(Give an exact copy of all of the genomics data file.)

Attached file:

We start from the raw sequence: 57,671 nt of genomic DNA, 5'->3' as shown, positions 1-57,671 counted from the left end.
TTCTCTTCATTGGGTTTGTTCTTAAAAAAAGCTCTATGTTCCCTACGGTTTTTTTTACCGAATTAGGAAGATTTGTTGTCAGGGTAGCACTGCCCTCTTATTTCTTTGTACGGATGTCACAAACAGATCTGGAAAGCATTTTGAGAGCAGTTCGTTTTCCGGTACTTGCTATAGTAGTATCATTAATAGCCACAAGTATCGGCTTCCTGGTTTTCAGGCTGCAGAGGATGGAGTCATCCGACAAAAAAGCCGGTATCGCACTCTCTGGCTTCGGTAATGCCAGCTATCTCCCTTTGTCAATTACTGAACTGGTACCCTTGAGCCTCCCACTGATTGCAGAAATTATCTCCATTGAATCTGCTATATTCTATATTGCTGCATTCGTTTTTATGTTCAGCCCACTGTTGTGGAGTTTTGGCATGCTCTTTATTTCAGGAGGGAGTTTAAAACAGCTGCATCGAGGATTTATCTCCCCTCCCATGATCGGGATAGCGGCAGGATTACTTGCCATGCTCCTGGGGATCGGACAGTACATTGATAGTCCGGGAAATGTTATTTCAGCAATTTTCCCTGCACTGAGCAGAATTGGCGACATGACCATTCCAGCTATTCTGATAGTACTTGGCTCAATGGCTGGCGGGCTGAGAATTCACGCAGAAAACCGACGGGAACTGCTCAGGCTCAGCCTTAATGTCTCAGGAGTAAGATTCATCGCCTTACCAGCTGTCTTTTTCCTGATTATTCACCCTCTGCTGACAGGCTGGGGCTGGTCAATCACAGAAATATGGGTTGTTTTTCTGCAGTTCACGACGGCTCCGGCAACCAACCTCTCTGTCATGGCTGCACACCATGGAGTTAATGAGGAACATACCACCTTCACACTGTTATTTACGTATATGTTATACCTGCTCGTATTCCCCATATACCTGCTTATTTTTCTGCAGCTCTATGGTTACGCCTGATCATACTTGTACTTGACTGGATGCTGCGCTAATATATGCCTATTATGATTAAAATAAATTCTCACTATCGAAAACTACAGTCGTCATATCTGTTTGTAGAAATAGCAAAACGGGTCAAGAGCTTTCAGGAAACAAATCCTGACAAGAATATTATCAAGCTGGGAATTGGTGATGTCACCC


We start from the raw sequence: 57,671 nt of genomic DNA, 5'->3' as shown, positions 1-57,671 counted from the left end.
TTCTCTTCATTGGGTTTGTTCTTAAAAAAAGCTCTATGTTCCCTACGGTTTTTTTTACCGAATTAGGAAGATTTGTTGTCAGGGTAGCACTGCCCTCTTATTTCTTTGTACGGATGTCACAAACAGATCTGGAAAGCATTTTGAGAGCAGTTCGTTTTCCGGTACTTGCTATAGTAGTATCATTAATAGCCACAAGTATCGGCTTCCTGGTTTTCAGGCTGCAGAGGATGGAGTCATCCGACAAAAAAGCCGGTATCGCACTCTCTGGCTTCGGTAATGCCAGCTATCTCCCTTTGTCAATTACTGAACTGGTACCCTTGAGCCTCCCACTGATTGCAGAAATTATCTCCATTGAATCTGCTATATTCTATATTGCTGCATTCGTTTTTATGTTCAGCCCACTGTTGTGGAGTTTTGGCATGCTCTTTATTTCAGGAGGGAGTTTAAAACAGCTGCATCGAGGATTTATCTCCCCTCCCATGATCGGGATAGCGGCAGGATTACTTGCCATGCTCCTGGGGATCGGACAGTACATTGATAGTCCGGGAAATGTTATTTCAGCAATTTTCCCTGCACTGAGCAGAATTGGCGACATGACCATTCCAGCTATTCTGATAGTACTTGGCTCAATGGCTGGCGGGCTGAGAATTCACGCAGAAAACCGACGGGAACTGCTCAGGCTCAGCCTTAATGTCTCAGGAGTAAGATTCATCGCCTTACCAGCTGTCTTTTTCCTGATTATTCACCCTCTGCTGACAGGCTGGGGCTGGTCAATCACAGAAATATGGGTTGTTTTTCTGCAGTTCACGACGGCTCCGGCAACCAACCTCTCTGTCATGGCTGCACACCATGGAGTTAATGAGGAACATACCACCTTCACACTGTTATTTACGTATATGTTATACCTGCTCGTATTCCCCATATACCTGCTTATTTTTCTGCAGCTCTATGGTTACGCCTGATCATACTTGTACTTGACTGGATGCTGCGCTAATATATGCCTATTATGATTAAAATAAATTCTCACTATCGAAAACTACAGTCGTCATATCTGTTTGTAGAAATAGCAAAACGGGTCAAGAGCTTTCAGGAAACAAATCCTGACAAGAATATTATCAAGCTGGGAATTGGTGATGTCACCC